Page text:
• AICC: this practice was developed by Boeing for dealing with engine failures and team environments, but is more broadly useful. Its primary purpose is to support correct identification of the problem. Resist the temptation to solve the problem. Poor or incorrect identification of the problem wastes time and effort, and may even cause more significant problems. It can be used multiple times to successively refine understanding:

    • Announce that there’s a problem or challenge. In a team, this means stating out loud for all to hear. Individually, this can mean you state out loud to yourself, or perhaps journal.
    • Identify. As clearly as possible, state what the problem or challenge is.
    • Confirm. In a team environment, have others provide confirmation or additional information. Individually, you could talk this over with colleagues or friends to confirm or clarify your understanding.
    • Commence. What action are you going to take?
  • GRADIE: This practice incorporates a shortened form of AICC, then moves to analysis and evaluation of actions. It can be repeated to refine understanding and responses:

    • Gather information.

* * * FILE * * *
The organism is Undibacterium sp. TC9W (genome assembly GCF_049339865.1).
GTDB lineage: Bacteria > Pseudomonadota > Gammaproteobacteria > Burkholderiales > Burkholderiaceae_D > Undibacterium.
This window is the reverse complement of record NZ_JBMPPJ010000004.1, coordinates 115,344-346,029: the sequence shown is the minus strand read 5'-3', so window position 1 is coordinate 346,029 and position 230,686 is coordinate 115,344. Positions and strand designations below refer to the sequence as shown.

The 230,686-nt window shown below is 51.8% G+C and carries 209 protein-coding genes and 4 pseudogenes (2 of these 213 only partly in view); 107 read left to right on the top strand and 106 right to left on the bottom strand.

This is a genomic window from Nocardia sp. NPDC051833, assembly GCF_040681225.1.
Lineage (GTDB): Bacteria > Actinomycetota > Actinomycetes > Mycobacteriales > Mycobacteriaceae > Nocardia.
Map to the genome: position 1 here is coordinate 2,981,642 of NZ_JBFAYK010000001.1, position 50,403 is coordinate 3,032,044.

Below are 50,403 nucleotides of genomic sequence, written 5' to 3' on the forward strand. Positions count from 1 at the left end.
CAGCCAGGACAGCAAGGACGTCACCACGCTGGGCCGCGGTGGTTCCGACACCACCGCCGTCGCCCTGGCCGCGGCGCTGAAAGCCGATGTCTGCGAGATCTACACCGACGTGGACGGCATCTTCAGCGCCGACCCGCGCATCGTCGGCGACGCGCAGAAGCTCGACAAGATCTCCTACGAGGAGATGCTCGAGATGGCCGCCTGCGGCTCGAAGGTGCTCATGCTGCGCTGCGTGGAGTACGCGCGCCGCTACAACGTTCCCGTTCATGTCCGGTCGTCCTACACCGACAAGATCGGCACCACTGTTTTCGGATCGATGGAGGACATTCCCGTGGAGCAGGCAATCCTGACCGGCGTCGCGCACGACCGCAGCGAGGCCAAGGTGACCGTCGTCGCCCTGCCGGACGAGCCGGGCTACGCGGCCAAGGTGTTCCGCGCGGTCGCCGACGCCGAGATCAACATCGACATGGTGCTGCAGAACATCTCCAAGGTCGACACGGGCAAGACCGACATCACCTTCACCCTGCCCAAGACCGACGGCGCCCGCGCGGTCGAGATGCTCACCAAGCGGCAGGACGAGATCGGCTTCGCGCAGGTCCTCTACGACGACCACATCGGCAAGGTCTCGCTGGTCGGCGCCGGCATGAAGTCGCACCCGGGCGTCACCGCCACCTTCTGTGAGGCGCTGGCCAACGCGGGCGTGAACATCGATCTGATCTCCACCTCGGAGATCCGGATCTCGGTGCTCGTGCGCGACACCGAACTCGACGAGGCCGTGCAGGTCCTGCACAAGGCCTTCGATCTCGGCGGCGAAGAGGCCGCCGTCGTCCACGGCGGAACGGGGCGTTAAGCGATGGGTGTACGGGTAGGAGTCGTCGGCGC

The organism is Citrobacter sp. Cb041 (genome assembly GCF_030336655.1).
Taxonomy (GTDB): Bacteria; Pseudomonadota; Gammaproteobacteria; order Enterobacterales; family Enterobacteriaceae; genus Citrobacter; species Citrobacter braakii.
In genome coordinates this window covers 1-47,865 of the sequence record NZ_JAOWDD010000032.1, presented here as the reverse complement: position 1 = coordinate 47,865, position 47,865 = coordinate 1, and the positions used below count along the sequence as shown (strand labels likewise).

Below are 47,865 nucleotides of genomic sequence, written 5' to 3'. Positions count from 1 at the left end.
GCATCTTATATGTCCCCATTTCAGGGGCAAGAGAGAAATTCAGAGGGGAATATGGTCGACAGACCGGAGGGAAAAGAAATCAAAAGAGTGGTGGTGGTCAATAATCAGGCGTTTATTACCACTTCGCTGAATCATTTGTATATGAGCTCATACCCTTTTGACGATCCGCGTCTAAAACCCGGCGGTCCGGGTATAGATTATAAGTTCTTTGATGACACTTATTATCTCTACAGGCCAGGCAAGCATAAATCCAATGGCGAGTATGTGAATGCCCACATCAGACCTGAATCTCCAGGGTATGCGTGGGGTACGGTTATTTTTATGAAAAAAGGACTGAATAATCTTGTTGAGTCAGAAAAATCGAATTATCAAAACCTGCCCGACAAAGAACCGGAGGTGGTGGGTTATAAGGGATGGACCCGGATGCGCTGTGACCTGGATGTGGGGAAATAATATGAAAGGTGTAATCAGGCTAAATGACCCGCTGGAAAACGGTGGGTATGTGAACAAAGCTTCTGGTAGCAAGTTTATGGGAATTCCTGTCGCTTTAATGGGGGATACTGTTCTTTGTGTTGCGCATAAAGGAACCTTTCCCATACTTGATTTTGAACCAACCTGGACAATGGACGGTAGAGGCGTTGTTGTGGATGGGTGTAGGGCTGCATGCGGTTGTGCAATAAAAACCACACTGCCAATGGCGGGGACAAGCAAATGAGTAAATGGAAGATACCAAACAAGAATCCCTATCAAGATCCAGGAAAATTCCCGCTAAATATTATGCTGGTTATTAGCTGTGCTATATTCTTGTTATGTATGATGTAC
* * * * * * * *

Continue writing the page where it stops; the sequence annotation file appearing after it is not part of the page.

• Review or refine. Is the information current, correct, relevant, applicable?
    • Analyse. Together, Analyse and the next step, Decide, are sometimes called Options Generation. Be sure to stay creative and curious in this step to get out as many options as possible. Resist the temptation to judge options, which will close down creativity.
    • Decide which option(s) to take.
    • Implement.
    • Evaluate. What impact have your actions had? Are they solving the problem? Are they making it worse? What do you need to change?

Working with our physiology to gather information, then get to a calm space for understanding our situation and orientating ourselves improves our ability to choose appropriate actions, evaluate and adapt as necessary during challenge.

To get started, choose one of the three practices above. Recall a previous challenge and imagine yourself using your chosen practice, as discussed in the previous newsletter. What difference might the chosen approach have made to how you responded to the challenge?

Tip: Remember to be gentle with yourself, such as by using the practices in the previous newsletter series and in the earlier newsletter (Supporting your Capacity to Learn). Leave space for emotions big and small, positive and negative. As much as you can, simply observe your reactions and responses with curiosity and note or journal them. Holding yourself gently not only helps you get through the particular challenge but increases your awareness of how you respond, which you can reflect on later to learn and grow.

Please note: Many people have suffered from mental health issues as a result of the pandemic, including people who have never experienced issues before. This newsletter series is not a substitute for professional mental health support specific to your circumstances. If you have mental health issues, please access professional mental health services before attempting any of the practices in this newsletter series. Links to some Australian organisations and their online resources are below:

Beyond Blue
Black Dog Institute